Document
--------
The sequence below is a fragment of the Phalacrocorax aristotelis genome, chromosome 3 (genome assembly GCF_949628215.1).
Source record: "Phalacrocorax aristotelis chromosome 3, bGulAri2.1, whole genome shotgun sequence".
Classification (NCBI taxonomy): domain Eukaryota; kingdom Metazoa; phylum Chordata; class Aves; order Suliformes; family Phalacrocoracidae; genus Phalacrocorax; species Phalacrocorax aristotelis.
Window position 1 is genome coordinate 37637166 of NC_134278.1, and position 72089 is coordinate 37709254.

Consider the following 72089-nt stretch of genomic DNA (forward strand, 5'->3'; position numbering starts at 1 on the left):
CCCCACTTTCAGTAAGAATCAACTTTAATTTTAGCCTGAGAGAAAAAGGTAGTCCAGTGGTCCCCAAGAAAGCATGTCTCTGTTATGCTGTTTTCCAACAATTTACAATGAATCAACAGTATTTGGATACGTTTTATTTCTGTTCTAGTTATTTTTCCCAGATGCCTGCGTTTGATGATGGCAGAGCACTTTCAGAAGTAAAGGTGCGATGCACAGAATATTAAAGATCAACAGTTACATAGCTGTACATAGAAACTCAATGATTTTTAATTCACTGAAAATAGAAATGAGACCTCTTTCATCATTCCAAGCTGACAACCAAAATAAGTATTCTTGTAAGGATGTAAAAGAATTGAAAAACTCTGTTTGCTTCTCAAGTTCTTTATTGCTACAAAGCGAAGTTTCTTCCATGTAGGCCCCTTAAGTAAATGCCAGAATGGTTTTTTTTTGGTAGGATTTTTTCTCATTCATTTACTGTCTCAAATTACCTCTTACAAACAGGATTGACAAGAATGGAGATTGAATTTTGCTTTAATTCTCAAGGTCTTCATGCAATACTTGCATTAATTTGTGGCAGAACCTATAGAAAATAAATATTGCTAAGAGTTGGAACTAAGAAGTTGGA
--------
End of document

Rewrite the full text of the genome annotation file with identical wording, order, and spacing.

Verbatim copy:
The sequence below is a fragment of the Phalacrocorax aristotelis genome, chromosome 3 (genome assembly GCF_949628215.1).
Source record: "Phalacrocorax aristotelis chromosome 3, bGulAri2.1, whole genome shotgun sequence".
Classification (NCBI taxonomy): domain Eukaryota; kingdom Metazoa; phylum Chordata; class Aves; order Suliformes; family Phalacrocoracidae; genus Phalacrocorax; species Phalacrocorax aristotelis.
Window position 1 is genome coordinate 37637166 of NC_134278.1, and position 72089 is coordinate 37709254.

Consider the following 72089-nt stretch of genomic DNA (forward strand, 5'->3'; position numbering starts at 1 on the left):
CCCCACTTTCAGTAAGAATCAACTTTAATTTTAGCCTGAGAGAAAAAGGTAGTCCAGTGGTCCCCAAGAAAGCATGTCTCTGTTATGCTGTTTTCCAACAATTTACAATGAATCAACAGTATTTGGATACGTTTTATTTCTGTTCTAGTTATTTTTCCCAGATGCCTGCGTTTGATGATGGCAGAGCACTTTCAGAAGTAAAGGTGCGATGCACAGAATATTAAAGATCAACAGTTACATAGCTGTACATAGAAACTCAATGATTTTTAATTCACTGAAAATAGAAATGAGACCTCTTTCATCATTCCAAGCTGACAACCAAAATAAGTATTCTTGTAAGGATGTAAAAGAATTGAAAAACTCTGTTTGCTTCTCAAGTTCTTTATTGCTACAAAGCGAAGTTTCTTCCATGTAGGCCCCTTAAGTAAATGCCAGAATGGTTTTTTTTTGGTAGGATTTTTTCTCATTCATTTACTGTCTCAAATTACCTCTTACAAACAGGATTGACAAGAATGGAGATTGAATTTTGCTTTAATTCTCAAGGTCTTCATGCAATACTTGCATTAATTTGTGGCAGAACCTATAGAAAATAAATATTGCTAAGAGTTGGAACTAAGAAGTTGGA